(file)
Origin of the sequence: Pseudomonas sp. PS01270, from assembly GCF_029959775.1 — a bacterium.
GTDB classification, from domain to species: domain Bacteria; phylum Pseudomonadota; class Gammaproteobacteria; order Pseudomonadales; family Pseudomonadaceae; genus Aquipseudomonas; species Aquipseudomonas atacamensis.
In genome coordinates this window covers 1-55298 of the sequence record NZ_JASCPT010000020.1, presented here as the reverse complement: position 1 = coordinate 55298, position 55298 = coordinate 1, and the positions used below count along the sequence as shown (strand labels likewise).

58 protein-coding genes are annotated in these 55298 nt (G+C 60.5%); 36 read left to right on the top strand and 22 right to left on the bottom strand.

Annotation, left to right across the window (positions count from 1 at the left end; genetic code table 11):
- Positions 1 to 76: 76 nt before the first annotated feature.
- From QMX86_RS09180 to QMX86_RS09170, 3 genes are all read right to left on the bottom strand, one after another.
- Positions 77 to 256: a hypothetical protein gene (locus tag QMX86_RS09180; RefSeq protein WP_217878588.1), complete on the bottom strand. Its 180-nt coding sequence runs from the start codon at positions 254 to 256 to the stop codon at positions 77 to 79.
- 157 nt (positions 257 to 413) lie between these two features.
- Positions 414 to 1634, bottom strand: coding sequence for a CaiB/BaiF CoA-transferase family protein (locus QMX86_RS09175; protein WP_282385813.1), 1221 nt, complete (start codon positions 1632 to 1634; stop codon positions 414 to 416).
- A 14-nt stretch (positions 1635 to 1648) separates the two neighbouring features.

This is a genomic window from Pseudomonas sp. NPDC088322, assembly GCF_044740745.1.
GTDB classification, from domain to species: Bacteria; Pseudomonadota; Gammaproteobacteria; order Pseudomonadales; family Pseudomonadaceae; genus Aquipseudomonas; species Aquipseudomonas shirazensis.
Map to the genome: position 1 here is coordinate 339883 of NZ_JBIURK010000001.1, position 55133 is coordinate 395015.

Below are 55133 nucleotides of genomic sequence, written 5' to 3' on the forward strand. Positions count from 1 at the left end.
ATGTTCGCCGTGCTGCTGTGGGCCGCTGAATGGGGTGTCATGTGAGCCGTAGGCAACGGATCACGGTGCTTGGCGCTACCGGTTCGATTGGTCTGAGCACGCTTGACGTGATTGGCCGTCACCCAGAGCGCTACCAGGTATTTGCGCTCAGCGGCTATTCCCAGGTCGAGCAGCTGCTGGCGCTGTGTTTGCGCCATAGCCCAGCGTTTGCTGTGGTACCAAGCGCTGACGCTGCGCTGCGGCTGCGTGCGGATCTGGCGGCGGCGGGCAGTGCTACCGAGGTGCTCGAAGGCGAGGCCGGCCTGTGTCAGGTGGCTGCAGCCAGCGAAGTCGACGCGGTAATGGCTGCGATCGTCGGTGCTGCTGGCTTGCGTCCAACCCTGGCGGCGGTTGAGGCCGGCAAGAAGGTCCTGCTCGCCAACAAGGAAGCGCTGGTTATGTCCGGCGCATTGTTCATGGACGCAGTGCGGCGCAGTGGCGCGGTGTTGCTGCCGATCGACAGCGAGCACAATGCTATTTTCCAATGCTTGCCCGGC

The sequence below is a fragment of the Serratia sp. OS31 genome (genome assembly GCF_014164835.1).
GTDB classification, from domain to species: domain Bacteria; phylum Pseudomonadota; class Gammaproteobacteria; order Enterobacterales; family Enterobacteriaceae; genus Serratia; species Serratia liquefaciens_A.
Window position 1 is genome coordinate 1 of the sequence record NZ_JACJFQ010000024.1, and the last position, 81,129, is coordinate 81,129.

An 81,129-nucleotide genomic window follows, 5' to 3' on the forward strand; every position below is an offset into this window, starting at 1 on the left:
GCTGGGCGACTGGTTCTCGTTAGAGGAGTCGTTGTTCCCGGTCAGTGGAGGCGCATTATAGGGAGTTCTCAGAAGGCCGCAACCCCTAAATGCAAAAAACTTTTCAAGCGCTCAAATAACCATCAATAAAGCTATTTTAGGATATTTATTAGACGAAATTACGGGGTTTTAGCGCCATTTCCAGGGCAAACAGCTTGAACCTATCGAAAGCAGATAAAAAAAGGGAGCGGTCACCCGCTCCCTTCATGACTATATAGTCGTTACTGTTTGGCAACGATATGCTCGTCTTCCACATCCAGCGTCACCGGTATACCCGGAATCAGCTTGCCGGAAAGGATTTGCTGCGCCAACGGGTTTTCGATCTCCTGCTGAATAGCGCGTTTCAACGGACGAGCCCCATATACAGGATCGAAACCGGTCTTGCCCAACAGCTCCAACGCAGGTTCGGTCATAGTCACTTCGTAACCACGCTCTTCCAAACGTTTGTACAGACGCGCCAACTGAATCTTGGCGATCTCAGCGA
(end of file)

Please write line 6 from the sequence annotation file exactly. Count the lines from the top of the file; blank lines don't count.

- Positions 1 to 76: 76 nt before the first annotated feature.